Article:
About Easy Retired Millionaire | Legitimate Opportunity or a Scam to be Avoided?

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There are so many “opportunities” out there that it can be hard to figure out what’s real and what’s blowing smoke (aka a scam). I have already reviewed several other offerings such as The Smart Profit App Review, What is Survey Savvy?, The Wealthy Affiliate Review and so on. You can find a full list of reviews I’ve made here.

Today’s post will be all About Easy Retired Millionaire. I’ll let you know what it is, what it teaches, what red flags pop up, if it works and then offer my opinion on the program as a whole. It’s my hope that, by the time you’ve finished reading this article, you’ll have a good idea of whether this particular program is for you or not.

So let’s get on with it, shall we?


So, Tell Me About Easy Retired MillionaireSo, Tell Me About Easy Retired Millionaire

Well, Easy Retired Millionaire (ERM) is a program that claims to provide you with an easy, turn-key solution, to all your financial problems. They don’t spin it in those exact words but that’s pretty much the gist of it.

ERM claims to have an account with money in it already available to you. You don’t even have to spend a dime! That’s a bit odd, as you need to pay $47 to gain access to this platform. The video goes on to say that everything will be automated for you and all you have to do is provide a little bit of information and make a few clicks.

Sadly, there’s not much substance to the sales pitch, such as how this will all actually get accomplished. It’s just a bunch of fluff and “look what I made” commentary.

Check out their video:

Let’s see what it actually teaches…

What Does it Teach?What Does it Teach?

So, before we go running around screaming that this is a SCAM, it should be noted that it does actually offer some teachings. Unfortunately, they are incomplete and outdated at best. Here’s what you will find once you’ve signed up for the Easy Retired Millionaire program:

Step 1: Emergency Cash Generator Training

Part 1

So the first “training” will be the Emergency Cash Generator Training Part 1. Basically, they tell you to make money using a service, CashCrate in this instance, which basically pays you for completing various tasks online, such as filling out online surveys, completing online offers and so on.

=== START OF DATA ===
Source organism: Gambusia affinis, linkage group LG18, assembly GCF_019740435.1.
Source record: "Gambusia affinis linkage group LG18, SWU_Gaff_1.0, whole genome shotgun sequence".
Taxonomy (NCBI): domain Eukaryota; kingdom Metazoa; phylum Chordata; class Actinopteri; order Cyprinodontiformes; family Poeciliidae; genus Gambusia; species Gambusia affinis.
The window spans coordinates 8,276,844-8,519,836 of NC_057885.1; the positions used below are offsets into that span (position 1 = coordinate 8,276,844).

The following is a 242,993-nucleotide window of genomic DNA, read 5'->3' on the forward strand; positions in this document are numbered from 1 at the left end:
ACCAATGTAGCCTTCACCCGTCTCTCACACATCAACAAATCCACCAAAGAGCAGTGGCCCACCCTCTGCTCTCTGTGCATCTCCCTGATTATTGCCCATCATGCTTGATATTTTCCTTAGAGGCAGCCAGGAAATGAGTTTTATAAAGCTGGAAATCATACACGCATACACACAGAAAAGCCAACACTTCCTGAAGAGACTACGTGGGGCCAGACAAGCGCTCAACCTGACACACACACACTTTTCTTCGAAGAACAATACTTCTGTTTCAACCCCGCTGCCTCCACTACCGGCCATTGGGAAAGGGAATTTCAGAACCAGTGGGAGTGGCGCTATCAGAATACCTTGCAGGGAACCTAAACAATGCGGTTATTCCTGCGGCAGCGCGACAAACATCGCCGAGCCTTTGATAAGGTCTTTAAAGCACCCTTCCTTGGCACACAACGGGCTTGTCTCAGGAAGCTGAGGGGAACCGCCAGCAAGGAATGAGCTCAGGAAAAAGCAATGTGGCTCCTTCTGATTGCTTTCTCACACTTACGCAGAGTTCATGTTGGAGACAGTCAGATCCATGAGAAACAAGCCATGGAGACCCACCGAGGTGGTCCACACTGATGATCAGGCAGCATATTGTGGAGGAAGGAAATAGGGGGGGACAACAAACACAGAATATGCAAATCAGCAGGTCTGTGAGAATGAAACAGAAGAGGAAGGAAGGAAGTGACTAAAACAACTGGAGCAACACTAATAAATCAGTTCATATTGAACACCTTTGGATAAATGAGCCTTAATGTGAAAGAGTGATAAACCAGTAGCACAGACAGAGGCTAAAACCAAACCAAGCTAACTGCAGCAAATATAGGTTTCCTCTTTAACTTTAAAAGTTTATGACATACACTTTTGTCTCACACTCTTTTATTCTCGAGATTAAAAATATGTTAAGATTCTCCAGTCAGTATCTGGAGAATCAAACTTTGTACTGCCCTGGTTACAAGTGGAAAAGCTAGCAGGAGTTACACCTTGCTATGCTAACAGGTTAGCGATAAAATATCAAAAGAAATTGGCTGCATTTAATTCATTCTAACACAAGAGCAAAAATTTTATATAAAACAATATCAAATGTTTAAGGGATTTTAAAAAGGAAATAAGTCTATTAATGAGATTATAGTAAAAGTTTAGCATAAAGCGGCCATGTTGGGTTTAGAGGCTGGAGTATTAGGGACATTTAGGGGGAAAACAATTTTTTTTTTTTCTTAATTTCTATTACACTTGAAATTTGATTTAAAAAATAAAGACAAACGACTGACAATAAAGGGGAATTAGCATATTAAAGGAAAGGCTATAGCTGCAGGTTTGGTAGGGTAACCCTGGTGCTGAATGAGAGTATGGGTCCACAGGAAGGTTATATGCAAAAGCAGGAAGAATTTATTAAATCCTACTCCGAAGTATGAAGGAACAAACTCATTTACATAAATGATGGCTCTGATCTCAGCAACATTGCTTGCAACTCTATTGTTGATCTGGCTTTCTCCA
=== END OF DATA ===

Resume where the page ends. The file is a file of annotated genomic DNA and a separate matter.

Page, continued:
Technically this is a legitimate way to make money online but it’s a far cry from being able to make a decent amount. Most survey sites pay in the range of $1.50 for 15 to 20 minutes of your time and that’s assuming you qualify for the survey in the first place. You’ve probably already done the math but that’s just $4.50 to $6 an hour!

Part 2

Next up is the Emergency Cash Generator Training Part 2. This one is all about leveraging Craigslist by creating listings for cars but what you’re really doing is redirecting the end-user to an auction site where you’ll make commissions from them joining this pay-for site. Typical bait and switch tactics at best. Unsolicited SPAM, if you ask me.

Forgotten Traffic Plans

This one is all about submitting articles to Squidoo. It’s basically article marketing where you submit articles to directories. Sadly, the fact that they reference Squidoo sends up a red flag because Squidoo was bought out by HubPages years ago (back in 2014)!

Effective List Building Blueprint

This is basically a simple how-to on building your mailing lists. It’s nothing special and the information is semi-useful, although today you can pretty much get all of this information for free. Some topics include:

  • Click Banking
  • Solo Ads
  • Nested Squeeze Pages
  • Ad Swaps
  • PPC/CPV List Building
  • Lead Bartering
  • Creating Your Own Affiliate Program
  • Exit Popups
  • WSO’s
  • Reverse Opt-In Forms
  • and more…
ClickBank Takeover Training

Oddly enough, this one is billed as a Part 1 offering but there are no additional parts to be found anywhere. It’s a basic introduction to ClickBank, an already well-known affiliate marketplace. It’s really redundant and unnecessary as this training is freely available and often more detailed than what’s offered here.

Step 2: Facebook Article Sharing

This is just a glorified, modification of the Craigslist formula listed above. You are encouraged to post articles on Facebook and reap the rewards of any affiliate sales made from those posts. Granted, this is a legitimate way to go about marketing yourself, and one I do for each of my sites, but the examples and suggested ways to actually go about doing this are sketchy at best.


No program is complete without some sort of E-book offering right? Well, this one is no different. There are three E-books offered with this course:

  • 7 Secrets of Affiliate Marketing
  • Power of Article Marketing
  • Affiliate Directories

Count the offerings above… Any guesses as to what the 7 secrets might be? These E-books are basically just the program in a convenient portable format.

So, as you can see, something is actually offered for your money. Now we’re going to take a look at the red flags that come up when researching this program and see if it’s all that it’s cracked up to be…

What are the Red Flags?What are the Red Flags?

All programs, even legit ones will have a red flag or two pop up as you research them. Sometimes it’s just someone that’s been burned or is angry, trying to stir up sh*t and other times they’re truly legitimate issues. Here are some I’ve discovered while doing my research:

Outdated Information